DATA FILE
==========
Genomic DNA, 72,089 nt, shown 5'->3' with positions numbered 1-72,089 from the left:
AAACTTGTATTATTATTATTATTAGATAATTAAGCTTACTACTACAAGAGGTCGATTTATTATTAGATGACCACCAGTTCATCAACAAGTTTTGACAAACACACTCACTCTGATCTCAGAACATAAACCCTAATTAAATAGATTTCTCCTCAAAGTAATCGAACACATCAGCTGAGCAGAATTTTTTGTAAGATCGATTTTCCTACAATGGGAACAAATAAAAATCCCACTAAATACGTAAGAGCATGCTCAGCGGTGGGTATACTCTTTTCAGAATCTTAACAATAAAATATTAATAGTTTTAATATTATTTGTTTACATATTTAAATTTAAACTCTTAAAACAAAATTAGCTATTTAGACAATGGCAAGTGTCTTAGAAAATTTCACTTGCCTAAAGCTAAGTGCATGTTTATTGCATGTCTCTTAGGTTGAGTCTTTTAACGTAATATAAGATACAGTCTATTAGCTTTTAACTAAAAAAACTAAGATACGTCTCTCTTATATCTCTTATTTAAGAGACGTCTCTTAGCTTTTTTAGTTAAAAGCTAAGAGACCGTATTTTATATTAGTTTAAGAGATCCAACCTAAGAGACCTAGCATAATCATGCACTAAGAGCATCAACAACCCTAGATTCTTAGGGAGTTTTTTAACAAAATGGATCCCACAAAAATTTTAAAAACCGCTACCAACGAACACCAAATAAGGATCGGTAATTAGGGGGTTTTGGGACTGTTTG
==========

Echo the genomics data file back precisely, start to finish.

Genomic DNA, 72,089 nt, shown 5'->3' with positions numbered 1-72,089 from the left:
AAACTTGTATTATTATTATTATTAGATAATTAAGCTTACTACTACAAGAGGTCGATTTATTATTAGATGACCACCAGTTCATCAACAAGTTTTGACAAACACACTCACTCTGATCTCAGAACATAAACCCTAATTAAATAGATTTCTCCTCAAAGTAATCGAACACATCAGCTGAGCAGAATTTTTTGTAAGATCGATTTTCCTACAATGGGAACAAATAAAAATCCCACTAAATACGTAAGAGCATGCTCAGCGGTGGGTATACTCTTTTCAGAATCTTAACAATAAAATATTAATAGTTTTAATATTATTTGTTTACATATTTAAATTTAAACTCTTAAAACAAAATTAGCTATTTAGACAATGGCAAGTGTCTTAGAAAATTTCACTTGCCTAAAGCTAAGTGCATGTTTATTGCATGTCTCTTAGGTTGAGTCTTTTAACGTAATATAAGATACAGTCTATTAGCTTTTAACTAAAAAAACTAAGATACGTCTCTCTTATATCTCTTATTTAAGAGACGTCTCTTAGCTTTTTTAGTTAAAAGCTAAGAGACCGTATTTTATATTAGTTTAAGAGATCCAACCTAAGAGACCTAGCATAATCATGCACTAAGAGCATCAACAACCCTAGATTCTTAGGGAGTTTTTTAACAAAATGGATCCCACAAAAATTTTAAAAACCGCTACCAACGAACACCAAATAAGGATCGGTAATTAGGGGGTTTTGGGACTGTTTG